Manitoba introduces new parentage legislation
November 26, 2021
BY Kevin Zakreski
A bill has just been introduced in the Legislative Assembly of Manitoba which will “replace” the province’s current parentage legislation and “establish new rules respecting the parentage of children conceived through assisted reproduction, including where a surrogate is used.”
The provisions of the Manitoba bill most closely resemble those found in Saskatchewan’s parentage legislation, which was enacted in 2020 and is currently the newest legislation on parentage in Canada. The Manitoba bill covers a range of topics, including the following:
- presumptions of parentage for a child conceived by sexual intercourse;
- parentage in cases involving assisted reproduction (which is defined in the bill as “a method of conceiving a child other than by sexual intercourse, such as by artificial insemination or in vitro fertilization”);
- declaratory court orders of parentage;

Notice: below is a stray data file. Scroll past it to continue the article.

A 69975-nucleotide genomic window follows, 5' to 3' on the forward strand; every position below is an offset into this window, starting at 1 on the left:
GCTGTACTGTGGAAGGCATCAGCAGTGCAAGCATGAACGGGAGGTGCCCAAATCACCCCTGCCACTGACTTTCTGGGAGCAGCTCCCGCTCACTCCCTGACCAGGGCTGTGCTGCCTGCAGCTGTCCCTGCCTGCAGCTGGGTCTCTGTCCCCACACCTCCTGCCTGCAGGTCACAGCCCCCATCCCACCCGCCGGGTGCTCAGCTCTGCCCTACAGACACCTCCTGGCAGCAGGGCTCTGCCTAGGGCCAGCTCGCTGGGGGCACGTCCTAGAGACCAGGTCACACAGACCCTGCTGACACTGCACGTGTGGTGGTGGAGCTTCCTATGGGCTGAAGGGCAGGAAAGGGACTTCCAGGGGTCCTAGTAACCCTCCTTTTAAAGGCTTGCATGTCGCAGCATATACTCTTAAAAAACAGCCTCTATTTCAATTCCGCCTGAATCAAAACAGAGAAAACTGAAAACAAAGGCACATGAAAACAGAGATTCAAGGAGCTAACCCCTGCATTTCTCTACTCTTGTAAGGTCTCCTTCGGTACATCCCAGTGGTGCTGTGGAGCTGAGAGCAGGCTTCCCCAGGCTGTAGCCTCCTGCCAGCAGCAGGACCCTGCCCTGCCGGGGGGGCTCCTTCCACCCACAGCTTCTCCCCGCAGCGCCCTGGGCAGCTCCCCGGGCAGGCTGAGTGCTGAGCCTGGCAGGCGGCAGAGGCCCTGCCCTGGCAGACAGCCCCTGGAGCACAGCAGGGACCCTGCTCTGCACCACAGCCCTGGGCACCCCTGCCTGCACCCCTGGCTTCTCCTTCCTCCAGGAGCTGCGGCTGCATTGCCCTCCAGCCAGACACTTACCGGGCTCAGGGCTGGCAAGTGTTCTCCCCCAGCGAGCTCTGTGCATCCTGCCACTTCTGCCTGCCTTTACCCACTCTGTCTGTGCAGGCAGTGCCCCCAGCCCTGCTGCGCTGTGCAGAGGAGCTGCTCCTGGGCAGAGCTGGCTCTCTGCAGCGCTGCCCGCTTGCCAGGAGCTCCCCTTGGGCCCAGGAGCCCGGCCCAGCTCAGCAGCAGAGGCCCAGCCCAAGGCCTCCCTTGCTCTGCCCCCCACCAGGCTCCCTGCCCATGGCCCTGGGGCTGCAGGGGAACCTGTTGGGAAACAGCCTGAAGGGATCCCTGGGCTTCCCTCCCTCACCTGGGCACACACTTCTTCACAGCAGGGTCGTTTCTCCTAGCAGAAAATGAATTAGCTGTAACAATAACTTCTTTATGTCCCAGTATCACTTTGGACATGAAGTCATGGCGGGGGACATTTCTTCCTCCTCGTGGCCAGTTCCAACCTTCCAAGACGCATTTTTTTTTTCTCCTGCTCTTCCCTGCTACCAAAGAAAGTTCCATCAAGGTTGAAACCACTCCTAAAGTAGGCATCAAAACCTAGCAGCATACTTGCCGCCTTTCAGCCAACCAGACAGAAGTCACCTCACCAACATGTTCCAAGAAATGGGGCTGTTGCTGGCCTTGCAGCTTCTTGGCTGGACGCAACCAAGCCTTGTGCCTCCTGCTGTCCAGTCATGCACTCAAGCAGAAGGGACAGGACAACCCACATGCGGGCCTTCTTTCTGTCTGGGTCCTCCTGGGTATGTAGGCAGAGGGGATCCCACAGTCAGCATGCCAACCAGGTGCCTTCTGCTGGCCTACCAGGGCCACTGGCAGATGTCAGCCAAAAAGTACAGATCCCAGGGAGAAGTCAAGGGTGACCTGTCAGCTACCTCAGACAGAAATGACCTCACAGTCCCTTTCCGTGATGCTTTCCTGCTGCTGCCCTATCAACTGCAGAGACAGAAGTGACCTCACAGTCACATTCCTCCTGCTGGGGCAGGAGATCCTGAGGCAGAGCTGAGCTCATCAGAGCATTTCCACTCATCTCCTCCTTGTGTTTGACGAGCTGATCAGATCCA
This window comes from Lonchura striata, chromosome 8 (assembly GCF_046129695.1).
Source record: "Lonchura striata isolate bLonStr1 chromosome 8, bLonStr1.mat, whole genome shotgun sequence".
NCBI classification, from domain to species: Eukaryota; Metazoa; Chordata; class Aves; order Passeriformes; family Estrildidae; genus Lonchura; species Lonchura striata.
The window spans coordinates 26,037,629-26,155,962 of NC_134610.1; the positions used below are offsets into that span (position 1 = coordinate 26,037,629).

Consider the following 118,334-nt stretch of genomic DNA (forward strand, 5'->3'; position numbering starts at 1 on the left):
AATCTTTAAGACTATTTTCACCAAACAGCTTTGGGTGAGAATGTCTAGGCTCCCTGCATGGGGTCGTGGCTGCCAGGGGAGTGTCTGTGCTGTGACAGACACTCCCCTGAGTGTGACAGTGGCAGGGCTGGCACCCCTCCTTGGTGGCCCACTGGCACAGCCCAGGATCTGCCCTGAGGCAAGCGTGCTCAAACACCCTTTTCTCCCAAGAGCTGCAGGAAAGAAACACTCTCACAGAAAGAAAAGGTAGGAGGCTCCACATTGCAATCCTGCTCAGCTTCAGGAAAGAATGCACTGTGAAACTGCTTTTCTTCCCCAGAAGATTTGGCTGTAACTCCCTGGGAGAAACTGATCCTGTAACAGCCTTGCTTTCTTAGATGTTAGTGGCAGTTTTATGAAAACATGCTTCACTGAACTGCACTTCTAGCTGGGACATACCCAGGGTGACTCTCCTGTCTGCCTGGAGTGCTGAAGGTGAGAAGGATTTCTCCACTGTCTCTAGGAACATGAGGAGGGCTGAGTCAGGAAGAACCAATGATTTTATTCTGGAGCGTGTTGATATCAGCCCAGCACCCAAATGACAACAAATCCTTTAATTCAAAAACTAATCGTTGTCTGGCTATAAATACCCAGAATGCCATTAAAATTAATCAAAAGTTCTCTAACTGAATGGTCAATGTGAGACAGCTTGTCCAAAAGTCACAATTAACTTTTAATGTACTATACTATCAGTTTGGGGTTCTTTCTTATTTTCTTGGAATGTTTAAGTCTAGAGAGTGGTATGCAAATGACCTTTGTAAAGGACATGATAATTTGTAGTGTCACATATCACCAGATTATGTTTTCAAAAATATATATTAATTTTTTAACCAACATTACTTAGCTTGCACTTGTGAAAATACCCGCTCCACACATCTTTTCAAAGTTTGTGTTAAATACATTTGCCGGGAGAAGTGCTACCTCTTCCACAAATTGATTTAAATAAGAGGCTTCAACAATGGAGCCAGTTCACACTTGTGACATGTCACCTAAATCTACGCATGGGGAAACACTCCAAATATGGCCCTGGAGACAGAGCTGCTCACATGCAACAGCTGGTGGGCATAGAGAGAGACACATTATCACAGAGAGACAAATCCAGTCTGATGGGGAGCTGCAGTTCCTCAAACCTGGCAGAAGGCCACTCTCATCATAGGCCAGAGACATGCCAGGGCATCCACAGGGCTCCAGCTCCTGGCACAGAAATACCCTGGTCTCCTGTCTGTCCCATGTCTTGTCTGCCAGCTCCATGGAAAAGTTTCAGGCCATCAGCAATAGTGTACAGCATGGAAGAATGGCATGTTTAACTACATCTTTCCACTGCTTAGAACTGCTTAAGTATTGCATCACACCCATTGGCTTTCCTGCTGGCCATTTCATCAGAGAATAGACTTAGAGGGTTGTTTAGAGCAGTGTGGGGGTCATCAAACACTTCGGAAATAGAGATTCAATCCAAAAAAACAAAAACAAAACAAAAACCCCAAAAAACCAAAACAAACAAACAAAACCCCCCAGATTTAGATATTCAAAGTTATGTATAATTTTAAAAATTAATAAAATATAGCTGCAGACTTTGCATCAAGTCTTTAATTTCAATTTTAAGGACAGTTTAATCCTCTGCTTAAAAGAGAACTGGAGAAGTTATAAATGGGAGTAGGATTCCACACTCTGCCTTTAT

- surrogacy agreements and declaratory orders applicable to cases involving surrogacy.
In a departure from Saskatchewan’s legislation—as well as legislation in British Columbia and Ontario—the Manitoba bill provides, as a “rule” of parentage applicable “[f]or all purposes of the law of Manitoba” that “[a] child has no more than two parents”: see new section 18 (1) 4.
The bill also provides that the best interests of the child test, which is stated to be “the paramount consideration of the court” in an early section of the The Family Maintenance Act (the statute that hosts Manitoba’s parentage legislation), doesn’t apply to a general court order declaring parentage: see new section 24.4.
The bill received second reading (PDF) in Manitoba’s legislature on 26 November 2021. By virtue of clause 24, the bill will come into force as Manitoba’s new parentage legislation “on the day it receives royal assent.”